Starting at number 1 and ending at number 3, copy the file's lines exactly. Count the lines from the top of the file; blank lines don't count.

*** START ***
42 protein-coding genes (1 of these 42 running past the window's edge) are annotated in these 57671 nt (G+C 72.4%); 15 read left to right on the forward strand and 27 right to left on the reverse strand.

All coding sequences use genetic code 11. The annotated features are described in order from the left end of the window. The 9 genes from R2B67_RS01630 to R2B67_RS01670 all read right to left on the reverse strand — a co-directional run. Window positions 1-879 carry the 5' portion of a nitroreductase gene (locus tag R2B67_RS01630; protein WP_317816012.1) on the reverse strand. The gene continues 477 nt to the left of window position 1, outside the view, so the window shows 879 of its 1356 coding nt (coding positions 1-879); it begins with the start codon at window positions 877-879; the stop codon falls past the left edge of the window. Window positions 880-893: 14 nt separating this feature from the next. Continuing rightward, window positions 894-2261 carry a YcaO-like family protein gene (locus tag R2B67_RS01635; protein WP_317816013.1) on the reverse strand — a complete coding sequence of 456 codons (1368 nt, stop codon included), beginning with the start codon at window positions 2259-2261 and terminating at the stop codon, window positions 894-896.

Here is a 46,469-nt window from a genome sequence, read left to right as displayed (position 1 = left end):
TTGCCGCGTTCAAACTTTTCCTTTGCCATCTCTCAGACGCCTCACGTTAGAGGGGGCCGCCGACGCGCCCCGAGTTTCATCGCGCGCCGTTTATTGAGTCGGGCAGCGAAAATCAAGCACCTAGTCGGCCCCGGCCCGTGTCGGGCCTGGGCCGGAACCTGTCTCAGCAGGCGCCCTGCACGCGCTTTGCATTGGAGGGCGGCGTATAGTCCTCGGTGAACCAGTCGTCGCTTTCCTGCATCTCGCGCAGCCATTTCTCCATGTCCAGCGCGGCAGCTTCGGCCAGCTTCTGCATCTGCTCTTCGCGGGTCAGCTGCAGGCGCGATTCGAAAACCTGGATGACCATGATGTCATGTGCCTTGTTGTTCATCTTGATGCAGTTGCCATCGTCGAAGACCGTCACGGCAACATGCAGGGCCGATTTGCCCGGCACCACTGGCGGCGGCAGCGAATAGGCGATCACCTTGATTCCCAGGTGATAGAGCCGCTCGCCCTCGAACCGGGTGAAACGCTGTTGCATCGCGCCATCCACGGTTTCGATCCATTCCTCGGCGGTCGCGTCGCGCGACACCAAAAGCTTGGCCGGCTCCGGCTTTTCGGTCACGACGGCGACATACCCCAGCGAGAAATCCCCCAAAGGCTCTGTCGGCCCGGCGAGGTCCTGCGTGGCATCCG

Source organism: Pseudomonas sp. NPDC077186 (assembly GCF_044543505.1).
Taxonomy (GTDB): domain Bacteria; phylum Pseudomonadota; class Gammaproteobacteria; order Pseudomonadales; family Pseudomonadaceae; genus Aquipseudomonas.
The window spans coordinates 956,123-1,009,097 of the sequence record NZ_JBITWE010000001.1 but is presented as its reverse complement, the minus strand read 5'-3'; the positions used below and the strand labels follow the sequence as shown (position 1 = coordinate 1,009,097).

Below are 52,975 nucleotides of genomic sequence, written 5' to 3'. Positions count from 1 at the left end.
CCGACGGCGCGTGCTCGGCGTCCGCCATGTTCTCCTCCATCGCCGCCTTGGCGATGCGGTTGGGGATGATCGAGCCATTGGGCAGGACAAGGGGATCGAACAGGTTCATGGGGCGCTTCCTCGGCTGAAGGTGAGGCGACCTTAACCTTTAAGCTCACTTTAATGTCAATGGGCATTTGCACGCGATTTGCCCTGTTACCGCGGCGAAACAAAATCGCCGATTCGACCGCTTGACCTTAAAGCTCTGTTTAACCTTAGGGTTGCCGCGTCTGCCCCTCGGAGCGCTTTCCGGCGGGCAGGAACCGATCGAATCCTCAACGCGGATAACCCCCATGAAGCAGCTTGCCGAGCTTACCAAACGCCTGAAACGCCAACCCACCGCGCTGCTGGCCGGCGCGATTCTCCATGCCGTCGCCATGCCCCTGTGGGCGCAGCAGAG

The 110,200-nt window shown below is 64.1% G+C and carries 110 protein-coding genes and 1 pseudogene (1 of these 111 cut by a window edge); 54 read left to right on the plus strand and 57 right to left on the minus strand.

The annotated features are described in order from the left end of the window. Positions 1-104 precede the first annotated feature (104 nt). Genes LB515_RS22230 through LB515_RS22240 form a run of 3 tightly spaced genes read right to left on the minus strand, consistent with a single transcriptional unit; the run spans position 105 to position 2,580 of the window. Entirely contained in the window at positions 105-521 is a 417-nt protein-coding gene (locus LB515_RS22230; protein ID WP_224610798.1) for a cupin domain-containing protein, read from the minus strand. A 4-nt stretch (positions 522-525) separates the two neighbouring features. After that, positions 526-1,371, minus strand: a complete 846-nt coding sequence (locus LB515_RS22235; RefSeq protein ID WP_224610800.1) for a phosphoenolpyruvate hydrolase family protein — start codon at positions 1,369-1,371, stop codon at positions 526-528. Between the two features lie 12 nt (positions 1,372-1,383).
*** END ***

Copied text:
42 protein-coding genes (1 of these 42 running past the window's edge) are annotated in these 57671 nt (G+C 72.4%); 15 read left to right on the forward strand and 27 right to left on the reverse strand.

All coding sequences use genetic code 11. The annotated features are described in order from the left end of the window. The 9 genes from R2B67_RS01630 to R2B67_RS01670 all read right to left on the reverse strand — a co-directional run. Window positions 1-879 carry the 5' portion of a nitroreductase gene (locus tag R2B67_RS01630; protein WP_317816012.1) on the reverse strand. The gene continues 477 nt to the left of window position 1, outside the view, so the window shows 879 of its 1356 coding nt (coding positions 1-879); it begins with the start codon at window positions 877-879; the stop codon falls past the left edge of the window. Window positions 880-893: 14 nt separating this feature from the next. Continuing rightward, window positions 894-2261 carry a YcaO-like family protein gene (locus tag R2B67_RS01635; protein WP_317816013.1) on the reverse strand — a complete coding sequence of 456 codons (1368 nt, stop codon included), beginning with the start codon at window positions 2259-2261 and terminating at the stop codon, window positions 894-896.

Here is a 46,469-nt window from a genome sequence, read left to right as displayed (position 1 = left end):